Home > DARE Reviews > Expectant, medical, or surgical...

PubMed Health. A service of the National Library of Medicine, National Institutes of Health.

Database of Abstracts of Reviews of Effects (DARE): Quality-assessed Reviews [Internet]. York (UK): Centre for Reviews and Dissemination (UK); 1995-.

Database of Abstracts of Reviews of Effects (DARE): Quality-assessed Reviews [Internet].

Expectant, medical, or surgical management of first-trimester miscarriage: a meta-analysis

A Sotiriadis, G Makrydimas, S Papatheodorou, and JP Ioannidis.

Review published: 2005.

CRD summary

This review compared surgical, expectant and medical management of first-trimester miscarriage. Surgical management was significantly more likely to induce complete evacuation of the uterus after miscarriage than medical management. The review was fairly well conducted, but the results should be interpreted with caution given the variable quality and differences between the included studies.

Authors' objectives

To assess the relative benefits and harms of different management options for first-trimester miscarriage.

Searching

MEDLINE, EMBASE and the Cochrane Controlled Trials Register were searched from 1966 to July 2004, and the references from retrieved articles screened. The keywords were provided. Studies reported in any European language were eligible for inclusion.

Study selection

Study designs of evaluations included in the review

Randomised controlled trials (RCTs) or quasi-randomised controlled trials were eligible for inclusion. Trials reported in abstracts and letters were eligible for inclusion.

Specific interventions included in the review

Three types of management were eligible for inclusion: surgical management (i.e. dilation and curettage or aspiration), expectant management or medical management (e.g. vaginal and oral misoprostol). Information on drugs and dosages was provided.

Participants included in the review

Women with first-trimester missed or incomplete miscarriage (delivery or loss of the products of conception before the 20th week of pregnancy) were eligible for inclusion. Miscarriage ranged from less than 7 weeks' gestation up to less than 16 weeks' gestation.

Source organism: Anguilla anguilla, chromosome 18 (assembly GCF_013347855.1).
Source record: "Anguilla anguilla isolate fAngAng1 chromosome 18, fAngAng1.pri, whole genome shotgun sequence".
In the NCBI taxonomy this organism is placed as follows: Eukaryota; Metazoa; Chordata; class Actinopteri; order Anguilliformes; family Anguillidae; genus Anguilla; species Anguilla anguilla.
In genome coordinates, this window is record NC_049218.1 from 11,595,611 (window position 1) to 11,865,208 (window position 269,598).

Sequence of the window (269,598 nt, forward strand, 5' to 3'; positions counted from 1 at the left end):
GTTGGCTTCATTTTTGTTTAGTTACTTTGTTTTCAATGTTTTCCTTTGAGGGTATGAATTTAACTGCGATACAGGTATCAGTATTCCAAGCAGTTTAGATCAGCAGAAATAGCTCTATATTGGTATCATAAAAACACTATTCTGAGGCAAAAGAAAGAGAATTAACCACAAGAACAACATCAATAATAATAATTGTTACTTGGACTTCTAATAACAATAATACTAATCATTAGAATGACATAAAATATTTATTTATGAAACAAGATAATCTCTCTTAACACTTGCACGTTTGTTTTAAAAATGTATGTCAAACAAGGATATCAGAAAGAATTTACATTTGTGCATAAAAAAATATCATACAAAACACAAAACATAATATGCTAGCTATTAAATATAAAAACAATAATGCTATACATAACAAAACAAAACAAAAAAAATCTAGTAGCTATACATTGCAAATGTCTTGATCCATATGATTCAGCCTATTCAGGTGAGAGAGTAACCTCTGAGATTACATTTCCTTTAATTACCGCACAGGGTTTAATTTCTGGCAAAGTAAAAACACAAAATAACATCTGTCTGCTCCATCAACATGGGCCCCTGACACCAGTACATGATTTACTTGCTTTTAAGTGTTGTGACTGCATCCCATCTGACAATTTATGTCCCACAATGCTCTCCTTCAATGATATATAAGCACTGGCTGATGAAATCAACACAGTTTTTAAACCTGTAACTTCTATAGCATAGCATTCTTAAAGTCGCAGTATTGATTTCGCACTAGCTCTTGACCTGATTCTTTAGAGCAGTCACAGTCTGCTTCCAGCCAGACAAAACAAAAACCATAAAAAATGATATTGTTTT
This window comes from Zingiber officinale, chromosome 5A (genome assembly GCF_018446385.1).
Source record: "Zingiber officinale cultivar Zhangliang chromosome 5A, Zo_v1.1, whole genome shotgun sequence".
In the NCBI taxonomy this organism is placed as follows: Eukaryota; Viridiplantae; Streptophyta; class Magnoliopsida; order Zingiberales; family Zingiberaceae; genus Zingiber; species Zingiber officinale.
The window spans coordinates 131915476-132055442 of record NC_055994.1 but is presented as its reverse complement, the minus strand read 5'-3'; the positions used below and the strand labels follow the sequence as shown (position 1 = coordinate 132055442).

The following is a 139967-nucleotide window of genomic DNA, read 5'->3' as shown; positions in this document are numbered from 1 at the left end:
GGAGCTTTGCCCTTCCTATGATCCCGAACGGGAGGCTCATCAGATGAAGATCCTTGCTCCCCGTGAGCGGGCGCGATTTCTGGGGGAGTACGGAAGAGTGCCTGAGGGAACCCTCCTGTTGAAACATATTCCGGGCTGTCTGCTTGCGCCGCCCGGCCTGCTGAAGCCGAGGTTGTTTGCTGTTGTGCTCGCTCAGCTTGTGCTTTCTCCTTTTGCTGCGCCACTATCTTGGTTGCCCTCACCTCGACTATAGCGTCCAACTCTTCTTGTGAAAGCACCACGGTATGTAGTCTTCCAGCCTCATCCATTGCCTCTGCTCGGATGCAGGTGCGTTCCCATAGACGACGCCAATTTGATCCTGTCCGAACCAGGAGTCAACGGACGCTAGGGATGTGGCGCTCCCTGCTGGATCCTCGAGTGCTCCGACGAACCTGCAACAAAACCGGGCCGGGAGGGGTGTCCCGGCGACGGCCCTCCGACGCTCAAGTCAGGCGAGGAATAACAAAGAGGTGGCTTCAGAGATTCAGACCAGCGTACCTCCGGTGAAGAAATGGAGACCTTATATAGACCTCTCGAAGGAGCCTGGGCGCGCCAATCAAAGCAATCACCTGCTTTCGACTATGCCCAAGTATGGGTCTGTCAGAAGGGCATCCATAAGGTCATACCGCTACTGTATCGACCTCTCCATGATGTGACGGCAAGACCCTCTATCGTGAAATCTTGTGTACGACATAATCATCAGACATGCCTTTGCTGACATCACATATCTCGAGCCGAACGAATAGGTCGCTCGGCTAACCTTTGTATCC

Outcomes assessed in the review

The primary outcomes of interest were successful treatment in terms of the complete evacuation of the uterus, and patient satisfaction or method preference. The secondary outcomes included incidence of moderate or severe bleeding, need for blood transfusion, need for emergency curettage, and incidence of pelvic inflammatory disease (PID), nausea, vomiting and diarrhoea.

How were decisions on the relevance of primary studies made?

The authors did not state how the papers were selected for the review, or how many reviewers performed the selection.

Assessment of study quality

Study quality was assessed by the adequacy of randomisation, allocation concealment, double-blinding and withdrawal description. The authors did not state how many reviewers performed the assessment.

Data extraction

Two reviewers independently extracted the data and any disagreements were resolved through consensus. Authors were contacted where data were missing.

Methods of synthesis

How were the studies combined?

A meta-analysis was used to estimate the pooled risk ratio and risk difference (RD), with 95% confidence intervals (CIs), using both fixed-effect and random-effects models. The results obtained using random-effects models were presented in the text. The authors also calculated the number-needed-to-treat (NNT). The following comparisons were made: medical versus expectant management, surgical versus expectant management, surgical versus medical management, and vaginal versus oral misoprostol. The authors stated that whilst they did not formally assess publication bias, they did consider the overall effectiveness of the largest trials in comparison with the results from the meta-analyses.

How were differences between studies investigated?

A chi-squared test was used to test statistical heterogeneity. Where possible, studies were split into subgroups: studies that included only cases of gestational age of 8 weeks or less, those that included only incomplete miscarriages, and those that reported success at 48 hours or more.

Results of the review

Twenty-seven trials (n=3,177) were included; the number of participants in each trial ranged from 20 to 611.

The authors reported that 3 studies were double-blind, 16 adequately described the method of randomisation, 15 adequately described allocation concealment and 26 adequately described withdrawals.